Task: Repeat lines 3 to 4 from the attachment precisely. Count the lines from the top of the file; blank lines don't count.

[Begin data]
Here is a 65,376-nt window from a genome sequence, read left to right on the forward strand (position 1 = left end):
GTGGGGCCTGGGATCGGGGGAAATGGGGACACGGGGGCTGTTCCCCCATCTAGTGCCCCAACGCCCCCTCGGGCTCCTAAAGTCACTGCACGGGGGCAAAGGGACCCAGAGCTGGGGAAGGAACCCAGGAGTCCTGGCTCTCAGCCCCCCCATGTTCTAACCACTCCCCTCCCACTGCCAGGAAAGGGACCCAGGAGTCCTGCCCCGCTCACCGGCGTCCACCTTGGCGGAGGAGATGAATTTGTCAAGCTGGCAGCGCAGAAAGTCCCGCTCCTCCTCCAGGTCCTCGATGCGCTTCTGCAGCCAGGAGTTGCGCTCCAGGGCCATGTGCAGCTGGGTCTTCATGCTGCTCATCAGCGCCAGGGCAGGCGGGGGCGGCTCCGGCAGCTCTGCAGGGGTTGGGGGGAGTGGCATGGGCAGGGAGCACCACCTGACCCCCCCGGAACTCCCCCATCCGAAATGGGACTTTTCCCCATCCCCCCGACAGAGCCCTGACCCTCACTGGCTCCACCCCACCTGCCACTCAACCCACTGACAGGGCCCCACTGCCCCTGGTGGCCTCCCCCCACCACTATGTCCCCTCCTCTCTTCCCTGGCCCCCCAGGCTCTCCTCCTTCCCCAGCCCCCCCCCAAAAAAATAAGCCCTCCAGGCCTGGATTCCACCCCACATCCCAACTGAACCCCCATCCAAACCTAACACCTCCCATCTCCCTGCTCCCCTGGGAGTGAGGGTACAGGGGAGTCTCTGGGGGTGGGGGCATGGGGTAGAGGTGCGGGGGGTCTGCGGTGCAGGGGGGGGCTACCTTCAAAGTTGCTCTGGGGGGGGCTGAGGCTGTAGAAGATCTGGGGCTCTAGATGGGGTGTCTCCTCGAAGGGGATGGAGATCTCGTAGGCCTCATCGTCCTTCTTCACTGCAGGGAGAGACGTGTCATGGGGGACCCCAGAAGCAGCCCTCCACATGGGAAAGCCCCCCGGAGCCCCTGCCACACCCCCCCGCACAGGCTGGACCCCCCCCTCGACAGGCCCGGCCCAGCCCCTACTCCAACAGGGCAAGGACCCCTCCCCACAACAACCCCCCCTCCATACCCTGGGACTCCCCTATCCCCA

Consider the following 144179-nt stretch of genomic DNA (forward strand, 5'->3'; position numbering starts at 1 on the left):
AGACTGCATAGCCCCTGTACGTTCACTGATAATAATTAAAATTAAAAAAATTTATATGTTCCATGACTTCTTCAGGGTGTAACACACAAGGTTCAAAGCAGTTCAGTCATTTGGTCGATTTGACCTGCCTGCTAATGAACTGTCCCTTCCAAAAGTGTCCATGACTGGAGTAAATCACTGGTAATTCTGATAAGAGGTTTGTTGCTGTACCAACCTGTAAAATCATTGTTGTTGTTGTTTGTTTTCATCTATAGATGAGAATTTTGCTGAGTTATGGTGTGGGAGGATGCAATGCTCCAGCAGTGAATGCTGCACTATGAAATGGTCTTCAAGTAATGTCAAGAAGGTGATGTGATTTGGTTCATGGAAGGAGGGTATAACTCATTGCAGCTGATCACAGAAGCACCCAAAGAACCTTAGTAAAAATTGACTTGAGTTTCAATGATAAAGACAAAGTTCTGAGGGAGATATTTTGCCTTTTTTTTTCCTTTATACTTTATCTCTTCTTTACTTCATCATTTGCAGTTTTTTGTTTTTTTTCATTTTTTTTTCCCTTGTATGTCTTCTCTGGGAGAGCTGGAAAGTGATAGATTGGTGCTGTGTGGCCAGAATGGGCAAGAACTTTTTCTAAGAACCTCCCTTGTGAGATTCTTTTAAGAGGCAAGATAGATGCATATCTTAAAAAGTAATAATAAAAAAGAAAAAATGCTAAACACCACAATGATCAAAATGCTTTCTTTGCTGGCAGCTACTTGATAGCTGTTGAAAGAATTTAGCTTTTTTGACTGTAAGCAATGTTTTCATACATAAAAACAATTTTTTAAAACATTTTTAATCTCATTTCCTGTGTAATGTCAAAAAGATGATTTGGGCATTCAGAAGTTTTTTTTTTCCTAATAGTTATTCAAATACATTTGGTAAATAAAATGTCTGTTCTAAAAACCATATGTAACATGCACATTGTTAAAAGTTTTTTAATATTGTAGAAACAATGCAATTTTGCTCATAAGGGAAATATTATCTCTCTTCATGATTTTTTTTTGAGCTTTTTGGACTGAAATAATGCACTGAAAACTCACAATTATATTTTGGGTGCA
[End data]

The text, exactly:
Consider the following 144179-nt stretch of genomic DNA (forward strand, 5'->3'; position numbering starts at 1 on the left):
AGACTGCATAGCCCCTGTACGTTCACTGATAATAATTAAAATTAAAAAAATTTATATGTTCCATGACTTCTTCAGGGTGTAACACACAAGGTTCAAAGCAGTTCAGTCATTTGGTCGATTTGACCTGCCTGCTAATGAACTGTCCCTTCCAAAAGTGTCCATGACTGGAGTAAATCACTGGTAATTCTGATAAGAGGTTTGTTGCTGTACCAACCTGTAAAATCATTGTTGTTGTTGTTTGTTTTCATCTATAGATGAGAATTTTGCTGAGTTATGGTGTGGGAGGATGCAATGCTCCAGCAGTGAATGCTGCACTATGAAATGGTCTTCAAGTAATGTCAAGAAGGTGATGTGATTTGGTTCATGGAAGGAGGGTATAACTCATTGCAGCTGATCACAGAAGCACCCAAAGAACCTTAGTAAAAATTGACTTGAGTTTCAATGATAAAGACAAAGTTCTGAGGGAGATATTTTGCCTTTTTTTTTCCTTTATACTTTATCTCTTCTTTACTTCATCATTTGCAGTTTTTTGTTTTTTTTCATTTTTTTTTCCCTTGTATGTCTTCTCTGGGAGAGCTGGAAAGTGATAGATTGGTGCTGTGTGGCCAGAATGGGCAAGAACTTTTTCTAAGAACCTCCCTTGTGAGATTCTTTTAAGAGGCAAGATAGATGCATATCTTAAAAAGTAATAATAAAAAAGAAAAAATGCTAAACACCACAATGATCAAAATGCTTTCTTTGCTGGCAGCTACTTGATAGCTGTTGAAAGAATTTAGCTTTTTTGACTGTAAGCAATGTTTTCATACATAAAAACAATTTTTTAAAACATTTTTAATCTCATTTCCTGTGTAATGTCAAAAAGATGATTTGGGCATTCAGAAGTTTTTTTTTTCCTAATAGTTATTCAAATACATTTGGTAAATAAAATGTCTGTTCTAAAAACCATATGTAACATGCACATTGTTAAAAGTTTTTTAATATTGTAGAAACAATGCAATTTTGCTCATAAGGGAAATATTATCTCTCTTCATGATTTTTTTTTGAGCTTTTTGGACTGAAATAATGCACTGAAAACTCACAATTATATTTTGGGTGCA